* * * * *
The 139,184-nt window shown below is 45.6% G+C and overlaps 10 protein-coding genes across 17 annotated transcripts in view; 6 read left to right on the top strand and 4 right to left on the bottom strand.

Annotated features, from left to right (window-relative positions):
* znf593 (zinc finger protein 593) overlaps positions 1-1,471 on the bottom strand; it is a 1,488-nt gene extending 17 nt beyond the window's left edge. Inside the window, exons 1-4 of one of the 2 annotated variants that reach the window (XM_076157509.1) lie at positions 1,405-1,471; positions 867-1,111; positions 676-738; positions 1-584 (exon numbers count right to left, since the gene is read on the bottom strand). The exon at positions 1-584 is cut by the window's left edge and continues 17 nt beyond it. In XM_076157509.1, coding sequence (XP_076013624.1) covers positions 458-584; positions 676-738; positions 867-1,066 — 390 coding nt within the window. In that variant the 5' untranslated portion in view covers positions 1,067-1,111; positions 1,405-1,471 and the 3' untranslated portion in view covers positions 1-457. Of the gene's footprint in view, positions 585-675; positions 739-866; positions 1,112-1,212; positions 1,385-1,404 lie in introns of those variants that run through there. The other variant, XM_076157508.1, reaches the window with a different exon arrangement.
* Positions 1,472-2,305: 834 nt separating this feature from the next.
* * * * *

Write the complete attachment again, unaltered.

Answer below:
The 139,184-nt window shown below is 45.6% G+C and overlaps 10 protein-coding genes across 17 annotated transcripts in view; 6 read left to right on the top strand and 4 right to left on the bottom strand.

Annotated features, from left to right (window-relative positions):
* znf593 (zinc finger protein 593) overlaps positions 1-1,471 on the bottom strand; it is a 1,488-nt gene extending 17 nt beyond the window's left edge. Inside the window, exons 1-4 of one of the 2 annotated variants that reach the window (XM_076157509.1) lie at positions 1,405-1,471; positions 867-1,111; positions 676-738; positions 1-584 (exon numbers count right to left, since the gene is read on the bottom strand). The exon at positions 1-584 is cut by the window's left edge and continues 17 nt beyond it. In XM_076157509.1, coding sequence (XP_076013624.1) covers positions 458-584; positions 676-738; positions 867-1,066 — 390 coding nt within the window. In that variant the 5' untranslated portion in view covers positions 1,067-1,111; positions 1,405-1,471 and the 3' untranslated portion in view covers positions 1-457. Of the gene's footprint in view, positions 585-675; positions 739-866; positions 1,112-1,212; positions 1,385-1,404 lie in introns of those variants that run through there. The other variant, XM_076157508.1, reaches the window with a different exon arrangement.
* Positions 1,472-2,305: 834 nt separating this feature from the next.